Out-of-state supporters converge for primary

By Rachael Scarborough King, Register Staff
Jan. 8, 2008

MANCHESTER, N.H. — As cars crawled by on the choked main drag Monday, Hamden resident Nicole Colomonico waved a bright blue sign emblazoned with “Hillary for President” and cheered at every supportive honk of a horn.

On each corner of the busy intersection, volunteers had stacked the snow banks with plastic signs for Democratic presidential contenders Hillary Clinton, Barack Obama, and John Edwards, and Republican hopefuls Mitt Romney and Rudy Giuliani. As one minivan drove by, the young men inside opened the sliding door and leaned out to shout, “Oh-ba-ma!”

Thousands of volunteers, campaign staff and members of the media have descended on Manchester in the past week as the candidates geared up for today’s first-in-the-nation primary.

Meg Evans, a Yale sophomore, is one many college students who have converged on the state.

“It’s exciting to be here, and maybe I’ll be able to change a few extra votes, because I think it will come down to a few hundred votes,” she said.

Connecticut residents are used to missing out on the political excitement of staging an early primary or or being a battleground “purple” state. But many are willing to travel out of state to stump for their favorite candidates.

Scott McLean, a professor of political science at Quinnipiac University in Hamden, is using the political scrum as a learning opportunity for his students. The 14 members of McLean’s honors seminar on presidential campaigns have been here since Wednesday working for their favorite candidates.

In September, the students visited New Hampshire for the first time and chose their candidates. This week’s trip is their third visit to the state, where they have taken part in many of the usual campaign volunteer activities: waving signs, going door-to-door to talk to potential voters and making hundreds of telephone calls.

“This part is fun because we get to see all the people driving by and beeping for us,” said Colomonico, a Quinnipiac senior. “It’s energizing.”

Her boyfriend, junior Mark Bouchard, added that the street corner “visibility” efforts “get you pumped before canvassing.” Both said that they like talking to the New Hampshire voters, but Bouchard felt the need to cover his jacket’s Yankees logos with several Clinton stickers.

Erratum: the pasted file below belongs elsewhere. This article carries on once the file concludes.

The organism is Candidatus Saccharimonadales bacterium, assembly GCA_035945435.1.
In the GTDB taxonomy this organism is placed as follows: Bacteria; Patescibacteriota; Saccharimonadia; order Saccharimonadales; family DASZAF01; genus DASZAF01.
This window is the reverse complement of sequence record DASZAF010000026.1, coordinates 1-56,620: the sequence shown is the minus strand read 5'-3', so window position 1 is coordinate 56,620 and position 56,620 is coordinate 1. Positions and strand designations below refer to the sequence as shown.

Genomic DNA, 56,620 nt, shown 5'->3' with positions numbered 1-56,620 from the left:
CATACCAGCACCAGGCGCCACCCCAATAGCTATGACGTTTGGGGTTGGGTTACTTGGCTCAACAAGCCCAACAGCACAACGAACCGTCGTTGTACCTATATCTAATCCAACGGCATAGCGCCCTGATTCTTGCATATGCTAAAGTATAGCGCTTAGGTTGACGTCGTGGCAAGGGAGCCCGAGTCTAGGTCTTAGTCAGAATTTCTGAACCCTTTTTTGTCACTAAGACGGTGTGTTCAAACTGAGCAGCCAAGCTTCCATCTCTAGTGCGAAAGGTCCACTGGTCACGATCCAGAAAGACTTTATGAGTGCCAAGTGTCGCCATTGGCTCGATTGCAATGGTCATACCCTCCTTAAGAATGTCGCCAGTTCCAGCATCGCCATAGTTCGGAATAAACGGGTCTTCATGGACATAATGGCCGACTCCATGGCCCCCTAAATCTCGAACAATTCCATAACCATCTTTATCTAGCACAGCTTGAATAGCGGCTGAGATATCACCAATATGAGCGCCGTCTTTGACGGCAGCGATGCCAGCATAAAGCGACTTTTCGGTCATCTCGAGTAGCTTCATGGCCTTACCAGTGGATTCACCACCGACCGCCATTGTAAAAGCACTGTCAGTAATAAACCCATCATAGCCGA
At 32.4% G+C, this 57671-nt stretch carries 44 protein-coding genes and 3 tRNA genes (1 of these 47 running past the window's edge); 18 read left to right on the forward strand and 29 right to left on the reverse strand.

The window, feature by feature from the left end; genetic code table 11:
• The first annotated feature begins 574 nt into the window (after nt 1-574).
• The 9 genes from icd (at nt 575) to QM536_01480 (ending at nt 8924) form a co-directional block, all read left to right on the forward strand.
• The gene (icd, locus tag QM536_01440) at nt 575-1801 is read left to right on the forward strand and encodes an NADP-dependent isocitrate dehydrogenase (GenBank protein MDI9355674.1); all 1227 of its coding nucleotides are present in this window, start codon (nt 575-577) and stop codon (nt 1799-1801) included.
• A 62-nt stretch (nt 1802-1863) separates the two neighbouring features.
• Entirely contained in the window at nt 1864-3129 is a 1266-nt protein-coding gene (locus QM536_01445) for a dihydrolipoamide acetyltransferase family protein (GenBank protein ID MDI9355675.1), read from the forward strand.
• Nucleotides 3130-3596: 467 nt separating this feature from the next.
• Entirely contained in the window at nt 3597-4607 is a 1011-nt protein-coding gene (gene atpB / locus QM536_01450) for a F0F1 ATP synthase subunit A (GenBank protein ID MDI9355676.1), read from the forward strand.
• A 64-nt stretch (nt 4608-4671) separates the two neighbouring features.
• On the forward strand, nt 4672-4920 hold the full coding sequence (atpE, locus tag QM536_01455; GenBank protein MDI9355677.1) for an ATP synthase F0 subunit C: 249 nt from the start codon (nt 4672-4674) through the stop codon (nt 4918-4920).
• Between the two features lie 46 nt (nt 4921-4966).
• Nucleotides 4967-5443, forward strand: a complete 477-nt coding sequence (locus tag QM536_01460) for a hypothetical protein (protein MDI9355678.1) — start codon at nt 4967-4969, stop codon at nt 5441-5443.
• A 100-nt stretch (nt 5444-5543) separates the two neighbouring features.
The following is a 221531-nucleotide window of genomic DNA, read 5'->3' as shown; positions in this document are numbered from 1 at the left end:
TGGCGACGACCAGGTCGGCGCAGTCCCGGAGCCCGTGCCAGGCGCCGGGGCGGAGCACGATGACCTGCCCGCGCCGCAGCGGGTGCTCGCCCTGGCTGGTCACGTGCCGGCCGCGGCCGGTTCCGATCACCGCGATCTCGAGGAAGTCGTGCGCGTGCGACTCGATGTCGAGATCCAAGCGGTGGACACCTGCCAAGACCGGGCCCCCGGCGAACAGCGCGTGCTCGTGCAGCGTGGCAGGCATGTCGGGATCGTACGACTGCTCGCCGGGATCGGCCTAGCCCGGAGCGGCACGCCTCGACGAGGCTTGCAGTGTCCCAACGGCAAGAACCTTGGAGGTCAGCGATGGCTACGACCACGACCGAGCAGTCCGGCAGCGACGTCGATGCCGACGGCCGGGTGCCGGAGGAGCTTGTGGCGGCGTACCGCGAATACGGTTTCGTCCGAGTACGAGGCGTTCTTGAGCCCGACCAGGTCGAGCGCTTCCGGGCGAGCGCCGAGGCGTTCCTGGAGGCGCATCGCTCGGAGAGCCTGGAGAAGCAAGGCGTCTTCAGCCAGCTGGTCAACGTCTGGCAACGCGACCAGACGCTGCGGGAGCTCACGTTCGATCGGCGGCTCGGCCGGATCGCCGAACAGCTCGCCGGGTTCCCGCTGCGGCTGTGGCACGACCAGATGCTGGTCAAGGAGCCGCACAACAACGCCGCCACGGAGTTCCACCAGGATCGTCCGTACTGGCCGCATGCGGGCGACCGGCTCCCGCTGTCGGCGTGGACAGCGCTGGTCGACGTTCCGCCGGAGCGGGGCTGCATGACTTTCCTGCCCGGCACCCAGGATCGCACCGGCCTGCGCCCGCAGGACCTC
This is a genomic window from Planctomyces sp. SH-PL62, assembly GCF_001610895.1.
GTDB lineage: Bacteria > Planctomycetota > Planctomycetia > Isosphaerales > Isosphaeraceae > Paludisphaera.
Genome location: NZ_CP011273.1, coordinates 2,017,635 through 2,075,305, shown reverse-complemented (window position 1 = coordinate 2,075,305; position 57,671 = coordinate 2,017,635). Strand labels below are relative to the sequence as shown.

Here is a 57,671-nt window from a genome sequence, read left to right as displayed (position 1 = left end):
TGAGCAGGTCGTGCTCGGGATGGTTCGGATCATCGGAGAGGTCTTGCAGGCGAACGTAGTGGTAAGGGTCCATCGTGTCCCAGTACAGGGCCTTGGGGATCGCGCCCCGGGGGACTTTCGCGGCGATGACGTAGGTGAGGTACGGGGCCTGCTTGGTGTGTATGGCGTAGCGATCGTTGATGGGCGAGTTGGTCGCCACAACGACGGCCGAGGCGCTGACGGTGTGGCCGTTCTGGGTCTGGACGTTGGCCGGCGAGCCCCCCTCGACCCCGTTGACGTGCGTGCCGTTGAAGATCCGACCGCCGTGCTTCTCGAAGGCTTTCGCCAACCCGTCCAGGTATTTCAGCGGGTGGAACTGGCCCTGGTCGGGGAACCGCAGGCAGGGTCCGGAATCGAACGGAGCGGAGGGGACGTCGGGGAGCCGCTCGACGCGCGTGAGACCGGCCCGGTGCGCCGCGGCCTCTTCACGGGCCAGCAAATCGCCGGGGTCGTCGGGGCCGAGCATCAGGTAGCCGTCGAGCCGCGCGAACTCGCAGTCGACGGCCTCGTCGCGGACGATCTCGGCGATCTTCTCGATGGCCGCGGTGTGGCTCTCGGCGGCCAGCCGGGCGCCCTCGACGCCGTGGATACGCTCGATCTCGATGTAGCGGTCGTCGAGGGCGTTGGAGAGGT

Quinnipiac sophomore Kailey Maher’s raspy voice on Monday betrayed the toll of five days of near-constant activity. Maher and classmate Julie Hargreaves are working for Romney, a former Massachusetts governor.

“I lost my voice from screaming,” Maher said. “I drove here at 5:30 p.m. and then we went to meet Mitt at 1:30 a.m., but he didn’t show up until 3 a.m., so I was up for basically 24 hours and that was when I lost my voice.”

Maher added that she is supporting Romney for “his conservative values, his strong families (policy, and his) good foreign policy.”

Most of the students have had the chance to shake hands with their candidate, or at least see the candidate speak in person.

Lorella Praeli, the only freshman in the class, said she saw her candidate, Obama, speak for the first time Sunday.

“The minute I sat down my eyes got teary — he wasn’t even there (yet), but it was that I was going to get to see him and hear him talk,” Praeli said. “I’ve never seen anyone move a crowd the way he did.”

The Quinnipiac contingent was in good company, as college students from across the country crowded New Hampshire’s cities and towns in get-out-the-vote efforts for their favorite campaigns. Several members of the Yale student group supporting Obama traveled to help out in the last few days before the primary.

After Obama’s win in the Iowa caucus Thursday, Evans, the Yale sophomore, said she noticed a change in atmosphere among Obama supporters in New Hampshire.

“There’s just much more of a sense of urgency now,” she said. “Coming in (Friday) morning, you just felt it around all of us. This could happen, it’s within our grasp, he might win the general (election) now.”

Evans said that one of the residents she talked to in Pelham, N.H., invited her inside his house and made her hot chocolate while they discussed Obama’s education policy.

Dan Noble, a member of Yale Law School’s Obama support group, said about 15 law students were planning to go to Claremont, Concord and Nashua, N.H.

“I think the effort at this point is just to make sure everyone knows where the polling location is, what the times are, and that they’re definitely committed to getting out and voting for Barack,” Noble said.

McLean said he liked to see the students’ excitement at participating in New Hampshire’s primary, but he worried that the energy could dissipate back home in Connecticut.

“One of the disappointing things about the system we have right now is it’s so exciting and a lot of emphasis is happening in New Hampshire — the stakes are extremely high in New Hampshire,” McClean said. “I think the students get the impression (that) this is the way politics is everywhere, and then they get back to Connecticut and they see there’s really nothing going on.”

McLean also brought groups of students to New Hampshire for the primaries in 2000 and 2004.

Praeli, 19, of New Milford, said the experience of working in New Hampshire has led her to think about returning in 2012, and considering a career in politics.

“It’s different because you’re in the class and you read the textbook, but you see the grassroots movement here,” Praeli said. “You see how hard the campaign works, and why do they do it? Because they believe in a candidate.”

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